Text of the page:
This has included sending threatening mailers, falsely telling folks they’ll be arrested if they vote, giving false information about polling sites, and giving false information at polling sites.
Intimidators disproportionately target Black people, young folks, and other newly registered voters.
In Kentucky in 2014, various tactics were used to stop people from voting. Mainly young people and Black communities were sent intimidating mailers and advertisements warning people away from “fraudulent” voting.
In 2012, billboards were placed in exclusively Black neighborhoods in Ohio and Wisconsin, warning that voter fraud is a crime.
At the polls themselves, organizations have sent “poll-watchers” to intimidate voters. In 2012, the group True to the Vote sent poll-watchers to monitor Latinx voters in Texas.
Earlier this year, Latinx voters in Massachusetts also targeted at polls. They were illegally asked for ID, denied translation services, and treated with open hostility.
12. Disenfranchisement of Neurodivergent Folks
The Voting Rights Act explicitly says that states are allowed to deny folks the right to vote based on “criminal conviction or mental incapacity.” This means that for neurodivergent folks, the right to vote could be taken away depending on whether or not the state deems them “competent.”
This changes from state to state, but about 30 states have rules or regulations that can limit someone’s right to vote if they have been deemed “mentally incapacitated.” This primarily affects folks with Down syndrome, bipolar disorder, autism, and schizophrenia.
Proponents of this disenfranchisement say it’s so that no citizen is taken advantage of and to stop voter fraud.
In Los Angeles, for example, judges have used literacy tests to determine whether an adult with “limited conservatorship” should be barred from voting. This violates the Voting Rights Act and also the American with Disabilities Act; both literacy tests and banning folks from having assistance in polling sites is illegal.
Gerrymandering is the “practice of manipulating boundaries of electoral districts for party or class gain.” Basically, elected officials get to redraw electoral district lines to help control who votes in a specific district.
“Racial gerrymandering” is a specific form of boundary-drawing. What it does is create voting districts that spread marginalized people across many different districts.
This is so that there aren’t enough voters in one district to elect their desired officials. Racial gerrymandering was often used to divide Black votes during the Civil Rights Movement.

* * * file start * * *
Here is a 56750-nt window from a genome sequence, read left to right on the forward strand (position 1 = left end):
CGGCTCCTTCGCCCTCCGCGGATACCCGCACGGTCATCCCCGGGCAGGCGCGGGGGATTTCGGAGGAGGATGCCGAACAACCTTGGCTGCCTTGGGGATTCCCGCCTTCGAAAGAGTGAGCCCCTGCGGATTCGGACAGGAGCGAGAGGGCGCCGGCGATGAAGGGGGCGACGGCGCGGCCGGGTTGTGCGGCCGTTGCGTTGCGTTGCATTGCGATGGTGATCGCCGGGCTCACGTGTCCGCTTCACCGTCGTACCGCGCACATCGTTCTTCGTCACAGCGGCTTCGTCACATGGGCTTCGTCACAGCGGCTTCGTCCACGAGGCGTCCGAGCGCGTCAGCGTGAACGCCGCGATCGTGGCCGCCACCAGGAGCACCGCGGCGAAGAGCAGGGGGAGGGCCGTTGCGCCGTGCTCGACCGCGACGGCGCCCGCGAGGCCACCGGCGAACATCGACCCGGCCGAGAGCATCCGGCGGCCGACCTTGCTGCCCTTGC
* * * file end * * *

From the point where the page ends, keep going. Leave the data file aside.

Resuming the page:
In the past few years, racial gerrymandering has been used to continue to disenfranchise Black and Native voters.
Earlier this year, the North Carolina legislature had to redraw district lines that had been gerrymandered “along racial lines,” suppressing Black votes.
In states with large Native populations, legislatures use gerrymandering to either “crack” or “pack” districts. Cracking involves separating Native communities across many districts, and packing involves consolidating communities into just one district.
This past June, the Supreme Court agreed to hear a Virginia case about gerrymandering. It is about how much race should be considered when redrawing district lines.
Although race is an important consideration in district lines, it should not be the only deciding factor. As we’ve seen, racial gerrymandering is about dividing racial groups and like-minded voters.
We’ve still got a long way to go before “universal suffrage” is a reality in this country.
And as the 2016 Presidential election is coming up, it’s even more important to think about how many people are deliberately kept out of the voting booths. While some voter suppression laws continue to be overturned, we still have a long way to go.
So if you’ve ever complained that political change hasn’t occurred because not enough people are going out to vote, you might need to move back and think about whether or not folks even can or want to vote in the first place. There are many different and valid reasons why someone might choose not to vote.
But for many folks, voting is not as easy as heading over to your local polling place.
Jennifer Loubriel is a Contributing Writer for Everyday Feminism and a mixed race Afro-Puerto Rican from the Bronx. She is also a queer mujerista and child abuse survivor. She earned her B.A. from Oberlin College in Religion and English, and identifies as an amateur Latinx ethicist and a speculative fiction enthusiast. She is a co-founder and moderator over at the Tumblr Women of Color, in Solidarity, a safe space for and by women of color. You can usually find her writing about apocalypse and diaspora, rewatching her favorite TV shows, or taking selfies with her family’s cat.